Van der Kolk has worked with traumatized individuals for decades, including war-damaged soldiers and victims of childhood abuse and neglect. And his insights and approach to the subject have also been strongly influenced by working closely with Dr Judith Herman (1994/2015), who has been in the field even longer than him, and who has mainly worked with female victims of childhood sexual abuse, adult rape and domestic violence.

Eventually, trauma sufferers do come up with what Van der Kolk calls “a cover story”, which is their best attempt to tell a story which accounts for their trauma; but it rarely captures the essence of the experience. “It is enormously difficult to organize one’s traumatic experiences into a coherent account – a narrative with a beginning, a middle, and an end”.

I know that this is true from my own experience.  I only became aware of my own prolonged childhood abuse when I was thirty years old, and I met a woman who cared enough to listen to my story, and to tell me “that was not normal.  And that – what they did to you – was not okay!”


Front cover, dragonsTrauma does not just affect our consciousness; our memories; our minds. Modern neuroscience, since the 1990’s, has revealed to us just how much the brains of traumatized individuals are changed (for the worst) by their horrible experiences.  Trauma leaves its imprint on our brain, our mind and our body. And these imprints affect how we think, feel and behave in later life, even decades after the traumatic experience. Trauma changes our perceptions, and our capacity to think. But even when we begin to think/feel about our traumatic experience – and to create a helpful story of what happened – we are still left with the imprints in our bodies: the automatic physical and hormonal responses to present-time reminders of the trauma inflicted on us back there, back then.  The ‘there and then’ is always with us, in our bodies, here and now: unless and until we process those physical and hormonal responses. To quote Van der Kolk again: “For real change to take place, the body needs to learn that the danger has passed, and to live in the reality of the present”. (Page 21).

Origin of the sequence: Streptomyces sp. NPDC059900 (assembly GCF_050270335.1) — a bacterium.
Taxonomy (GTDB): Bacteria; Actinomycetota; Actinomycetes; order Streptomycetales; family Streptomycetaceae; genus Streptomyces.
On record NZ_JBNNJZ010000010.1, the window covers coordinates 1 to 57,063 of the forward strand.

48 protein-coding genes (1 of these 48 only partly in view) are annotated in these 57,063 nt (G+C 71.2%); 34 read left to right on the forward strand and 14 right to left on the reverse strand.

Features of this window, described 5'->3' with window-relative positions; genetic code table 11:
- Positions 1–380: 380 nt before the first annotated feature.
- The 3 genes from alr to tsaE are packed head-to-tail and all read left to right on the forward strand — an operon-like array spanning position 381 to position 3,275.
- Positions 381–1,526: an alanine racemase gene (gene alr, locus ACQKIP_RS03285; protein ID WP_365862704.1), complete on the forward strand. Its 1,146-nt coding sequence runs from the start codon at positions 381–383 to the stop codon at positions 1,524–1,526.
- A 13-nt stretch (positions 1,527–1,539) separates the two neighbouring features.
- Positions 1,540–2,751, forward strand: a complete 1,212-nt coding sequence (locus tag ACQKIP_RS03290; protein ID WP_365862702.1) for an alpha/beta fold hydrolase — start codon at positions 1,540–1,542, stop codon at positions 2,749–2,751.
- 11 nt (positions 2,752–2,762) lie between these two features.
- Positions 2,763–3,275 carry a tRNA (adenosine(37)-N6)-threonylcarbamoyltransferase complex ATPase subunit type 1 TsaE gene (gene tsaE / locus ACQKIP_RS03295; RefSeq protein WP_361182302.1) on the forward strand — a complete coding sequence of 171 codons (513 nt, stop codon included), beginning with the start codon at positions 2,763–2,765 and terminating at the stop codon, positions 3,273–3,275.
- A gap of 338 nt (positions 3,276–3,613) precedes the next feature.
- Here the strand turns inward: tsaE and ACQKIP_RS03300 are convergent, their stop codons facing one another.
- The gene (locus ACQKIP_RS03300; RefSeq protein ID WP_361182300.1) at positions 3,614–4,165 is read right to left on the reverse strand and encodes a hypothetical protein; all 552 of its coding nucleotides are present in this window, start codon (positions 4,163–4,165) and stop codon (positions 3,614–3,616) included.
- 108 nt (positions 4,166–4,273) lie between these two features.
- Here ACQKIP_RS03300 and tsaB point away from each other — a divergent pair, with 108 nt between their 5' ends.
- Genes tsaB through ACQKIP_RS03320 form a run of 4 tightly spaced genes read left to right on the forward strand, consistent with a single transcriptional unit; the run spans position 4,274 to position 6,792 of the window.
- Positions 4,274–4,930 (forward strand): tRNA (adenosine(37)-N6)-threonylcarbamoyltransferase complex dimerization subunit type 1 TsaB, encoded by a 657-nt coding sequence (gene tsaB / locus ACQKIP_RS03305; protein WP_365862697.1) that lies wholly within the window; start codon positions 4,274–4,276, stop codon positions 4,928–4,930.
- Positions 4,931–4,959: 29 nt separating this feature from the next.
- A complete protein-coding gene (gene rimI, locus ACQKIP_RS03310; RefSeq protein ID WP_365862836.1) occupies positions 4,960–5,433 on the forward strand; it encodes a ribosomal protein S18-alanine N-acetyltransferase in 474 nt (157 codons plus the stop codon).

In this section I have presented two kinds of trauma: discrete experiences of trauma, like the plane crash; and protracted experiences of trauma, like prolonged childhood abuse. It is important to be clear about the distinction between the first – which is called post-traumatic stress disorder (PTSD) – and the second, which is called developmental trauma, or Complex-PTSD.

Let us first define PTSD. …

For more, please click this link: How to resolve childhood trauma.***


Dr Jim's officeThat’s all for now.

Best wishes,


Dr Jim Byrne, Doctor of Counselling

Email dr jim.byrne @

Telephone: 01422 843 629